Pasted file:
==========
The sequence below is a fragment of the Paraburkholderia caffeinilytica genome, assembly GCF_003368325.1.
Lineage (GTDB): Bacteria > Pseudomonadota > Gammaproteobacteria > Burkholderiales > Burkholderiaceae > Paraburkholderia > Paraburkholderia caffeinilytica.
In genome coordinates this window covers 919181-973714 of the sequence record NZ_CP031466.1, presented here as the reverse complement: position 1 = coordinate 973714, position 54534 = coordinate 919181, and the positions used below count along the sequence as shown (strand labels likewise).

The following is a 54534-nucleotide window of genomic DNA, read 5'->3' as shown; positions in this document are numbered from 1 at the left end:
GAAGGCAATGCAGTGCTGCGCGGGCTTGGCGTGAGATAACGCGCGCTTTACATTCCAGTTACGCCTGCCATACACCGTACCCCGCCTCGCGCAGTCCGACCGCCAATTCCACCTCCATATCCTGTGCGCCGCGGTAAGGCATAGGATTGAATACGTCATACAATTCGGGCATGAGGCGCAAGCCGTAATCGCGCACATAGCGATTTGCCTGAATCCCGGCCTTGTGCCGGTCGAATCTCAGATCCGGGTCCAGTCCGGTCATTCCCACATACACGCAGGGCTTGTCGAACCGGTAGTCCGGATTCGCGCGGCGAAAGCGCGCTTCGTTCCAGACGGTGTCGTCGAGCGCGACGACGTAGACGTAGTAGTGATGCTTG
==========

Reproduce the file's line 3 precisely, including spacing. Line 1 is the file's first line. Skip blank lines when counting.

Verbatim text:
In genome coordinates this window covers 919181-973714 of the sequence record NZ_CP031466.1, presented here as the reverse complement: position 1 = coordinate 973714, position 54534 = coordinate 919181, and the positions used below count along the sequence as shown (strand labels likewise).